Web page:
LOS ANGELES -- New Dodgers pitcher Kenta Maeda was introduced to the media in Los Angeles on Thursday, after his eight-year, $25 million contract was finalized. Should Maeda remain healthy and reach all of his incentives, Maeda can earn up to a total of $106.2 million over the life of the contract.
Right off the bat, Maeda acknowledged what his interpreter said were "irregularities" in his physical that were factored into his contract, limiting his market and ultimately lowering his overall guarantee. When pressed, Maeda wouldn't address specific questions about his physical or his elbow, but did say he expected to be healthy enough to pitch in 2016 and beyond.
"I played in Japan for nine years and never left the team for a long period of time because of injury," Maeda said. "I'm not worried about this season at all. I'm confident I'll be able to pitch."
Maeda will receive a $1 million signing bonus and salaries of $3 million annually from 2016-2023, per Bill Shaikin of the LA Times.
"It's certainly an unusual structure, and a lot of it stems from the physical process that he underwent on his own even before we even engaged in negotiations," Dodgers president of baseball operations Andrew Friedman said on MLB Network. "From that point forward, we tried to figure out a way to share in the risk, share in the reward, and it led us to this."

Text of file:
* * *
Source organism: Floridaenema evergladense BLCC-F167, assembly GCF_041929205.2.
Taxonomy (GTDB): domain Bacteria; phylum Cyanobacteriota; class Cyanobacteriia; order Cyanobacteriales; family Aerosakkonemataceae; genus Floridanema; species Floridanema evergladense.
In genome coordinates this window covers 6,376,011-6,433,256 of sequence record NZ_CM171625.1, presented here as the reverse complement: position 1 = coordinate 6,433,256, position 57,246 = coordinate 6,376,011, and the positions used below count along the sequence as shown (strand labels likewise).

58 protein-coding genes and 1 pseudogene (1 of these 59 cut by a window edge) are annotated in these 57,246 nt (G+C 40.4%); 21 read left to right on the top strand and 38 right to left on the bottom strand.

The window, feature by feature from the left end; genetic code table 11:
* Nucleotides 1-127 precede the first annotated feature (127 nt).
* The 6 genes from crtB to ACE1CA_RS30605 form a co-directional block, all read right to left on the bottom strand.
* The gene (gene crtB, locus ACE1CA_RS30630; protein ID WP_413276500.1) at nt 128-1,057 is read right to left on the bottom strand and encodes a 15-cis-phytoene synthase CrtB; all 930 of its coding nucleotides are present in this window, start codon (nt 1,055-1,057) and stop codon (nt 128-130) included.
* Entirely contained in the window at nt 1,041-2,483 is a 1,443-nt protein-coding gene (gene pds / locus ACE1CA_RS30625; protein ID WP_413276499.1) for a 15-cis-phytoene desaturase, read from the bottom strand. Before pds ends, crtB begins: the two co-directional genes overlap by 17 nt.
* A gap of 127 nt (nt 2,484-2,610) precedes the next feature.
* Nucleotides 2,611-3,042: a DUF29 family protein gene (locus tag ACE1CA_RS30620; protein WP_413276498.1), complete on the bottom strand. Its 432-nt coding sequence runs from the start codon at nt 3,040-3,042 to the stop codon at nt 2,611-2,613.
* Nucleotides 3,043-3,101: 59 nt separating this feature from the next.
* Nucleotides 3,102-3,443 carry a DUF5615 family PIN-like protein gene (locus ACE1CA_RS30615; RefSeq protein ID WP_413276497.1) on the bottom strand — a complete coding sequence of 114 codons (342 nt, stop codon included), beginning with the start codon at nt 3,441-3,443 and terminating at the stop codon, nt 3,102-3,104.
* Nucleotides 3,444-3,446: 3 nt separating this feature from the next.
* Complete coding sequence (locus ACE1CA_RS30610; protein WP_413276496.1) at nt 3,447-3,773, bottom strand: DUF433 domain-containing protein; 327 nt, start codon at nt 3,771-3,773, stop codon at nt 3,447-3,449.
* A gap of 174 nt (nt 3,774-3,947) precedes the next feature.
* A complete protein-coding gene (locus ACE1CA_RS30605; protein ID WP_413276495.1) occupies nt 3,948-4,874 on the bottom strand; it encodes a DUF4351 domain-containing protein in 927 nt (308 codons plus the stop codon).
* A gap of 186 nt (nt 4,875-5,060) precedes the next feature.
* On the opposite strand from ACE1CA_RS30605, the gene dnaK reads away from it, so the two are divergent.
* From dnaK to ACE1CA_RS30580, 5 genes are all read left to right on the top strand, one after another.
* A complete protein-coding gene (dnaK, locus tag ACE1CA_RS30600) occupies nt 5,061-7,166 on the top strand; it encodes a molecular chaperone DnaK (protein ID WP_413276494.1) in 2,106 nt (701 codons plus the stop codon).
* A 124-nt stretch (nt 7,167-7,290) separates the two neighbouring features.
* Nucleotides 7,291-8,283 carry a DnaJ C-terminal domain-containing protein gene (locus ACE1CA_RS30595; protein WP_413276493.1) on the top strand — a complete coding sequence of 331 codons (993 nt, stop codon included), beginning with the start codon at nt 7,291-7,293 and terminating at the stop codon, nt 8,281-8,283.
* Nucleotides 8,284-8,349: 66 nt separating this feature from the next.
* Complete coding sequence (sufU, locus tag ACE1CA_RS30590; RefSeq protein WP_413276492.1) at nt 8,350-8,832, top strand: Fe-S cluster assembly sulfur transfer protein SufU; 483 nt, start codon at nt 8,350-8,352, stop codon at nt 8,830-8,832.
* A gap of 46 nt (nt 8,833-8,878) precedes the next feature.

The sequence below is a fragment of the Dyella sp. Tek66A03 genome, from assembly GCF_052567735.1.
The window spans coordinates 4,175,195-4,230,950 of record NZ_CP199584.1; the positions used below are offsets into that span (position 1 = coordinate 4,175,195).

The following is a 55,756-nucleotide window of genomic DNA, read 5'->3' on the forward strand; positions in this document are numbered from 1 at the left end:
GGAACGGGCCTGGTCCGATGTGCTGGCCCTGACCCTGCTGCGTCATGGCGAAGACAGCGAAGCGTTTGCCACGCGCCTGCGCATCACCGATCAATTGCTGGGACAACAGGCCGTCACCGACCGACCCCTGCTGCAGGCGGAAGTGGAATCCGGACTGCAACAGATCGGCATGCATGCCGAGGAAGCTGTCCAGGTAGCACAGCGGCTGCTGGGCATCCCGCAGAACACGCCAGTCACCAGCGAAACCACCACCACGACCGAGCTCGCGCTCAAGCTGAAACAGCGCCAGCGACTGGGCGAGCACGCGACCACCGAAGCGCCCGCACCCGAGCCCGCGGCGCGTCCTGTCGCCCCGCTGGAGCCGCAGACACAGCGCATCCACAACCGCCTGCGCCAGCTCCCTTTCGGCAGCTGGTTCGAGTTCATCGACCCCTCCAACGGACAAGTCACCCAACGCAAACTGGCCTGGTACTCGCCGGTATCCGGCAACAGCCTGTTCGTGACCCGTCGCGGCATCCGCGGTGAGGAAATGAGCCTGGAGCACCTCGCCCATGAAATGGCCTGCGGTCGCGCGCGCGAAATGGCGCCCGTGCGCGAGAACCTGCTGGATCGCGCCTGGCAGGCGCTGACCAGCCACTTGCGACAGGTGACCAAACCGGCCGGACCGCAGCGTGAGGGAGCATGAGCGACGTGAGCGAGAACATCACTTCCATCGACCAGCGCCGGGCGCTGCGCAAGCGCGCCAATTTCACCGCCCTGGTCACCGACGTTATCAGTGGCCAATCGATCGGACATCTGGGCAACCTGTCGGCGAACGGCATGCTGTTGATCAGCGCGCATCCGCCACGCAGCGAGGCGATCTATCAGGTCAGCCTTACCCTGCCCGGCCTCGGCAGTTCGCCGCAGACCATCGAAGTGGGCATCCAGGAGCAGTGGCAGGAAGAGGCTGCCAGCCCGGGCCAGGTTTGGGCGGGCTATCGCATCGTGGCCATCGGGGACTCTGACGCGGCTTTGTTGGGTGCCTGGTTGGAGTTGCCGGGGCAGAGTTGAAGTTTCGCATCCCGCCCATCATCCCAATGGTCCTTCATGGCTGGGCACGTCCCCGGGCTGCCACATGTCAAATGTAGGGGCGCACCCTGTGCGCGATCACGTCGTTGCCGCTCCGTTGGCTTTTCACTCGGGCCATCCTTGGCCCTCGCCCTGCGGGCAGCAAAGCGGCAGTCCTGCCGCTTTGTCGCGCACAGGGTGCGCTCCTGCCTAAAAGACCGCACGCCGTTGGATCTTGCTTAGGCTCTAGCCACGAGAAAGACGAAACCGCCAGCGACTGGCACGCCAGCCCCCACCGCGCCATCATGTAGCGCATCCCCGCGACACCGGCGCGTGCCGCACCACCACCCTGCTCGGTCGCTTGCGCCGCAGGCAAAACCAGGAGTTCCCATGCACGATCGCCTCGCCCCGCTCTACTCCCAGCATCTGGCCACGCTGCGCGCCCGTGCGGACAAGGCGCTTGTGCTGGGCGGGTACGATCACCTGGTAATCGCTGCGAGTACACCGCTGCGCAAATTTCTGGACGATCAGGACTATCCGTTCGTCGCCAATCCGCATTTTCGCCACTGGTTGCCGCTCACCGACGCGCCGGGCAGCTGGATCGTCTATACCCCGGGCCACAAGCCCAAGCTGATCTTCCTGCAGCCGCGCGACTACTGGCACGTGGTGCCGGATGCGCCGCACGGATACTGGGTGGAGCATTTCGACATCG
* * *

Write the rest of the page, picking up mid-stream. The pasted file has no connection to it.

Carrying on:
Maeda can earn up to $81.2 million in performance bonuses, $10.15 million each year based on games started and innings pitched, and being on the opening day roster, per the Associated Press:
- Maeda will receive $150,000 each year for making the opening day active 25-man roster.
- He will receive $1 million for each of 15 and 20 starts, and $1.5 million for each of 25, 30 and 32 starts.
- Maeda each year will earn $250,000 for each of 90, 100, 110, 120, 130, 140, 150, 160, 170, 180 and 190 innings pitched, and $750,000 for 200 innings.
- In addition, Maeda receives a $1 million bonus each time he is traded.
Maeda averaged 28 starts and 200 innings over the last seven seasons in Japan.
The Dodgers owe a release fee of $20 million to Maeda's old team, the Hiroshima Carp. Per the MLB working agreement with NPB, the payout of that fee will be spread over 18 months. The Dodgers will pay $10 million by Jan. 21, $3.4 million by July 7, $3.4 million by Jan. 7, 2017, and $3.2 million by July 7, 2017. The release fee will not count against the competitive balance tax.
Counting Maeda's signing bonus and the $13.4 million of the release fee the Dodgers will pay Hiroshima in 2016, the Dodgers this year have $189.79 million committed to 18 players, including 16 players on the 40-man roster.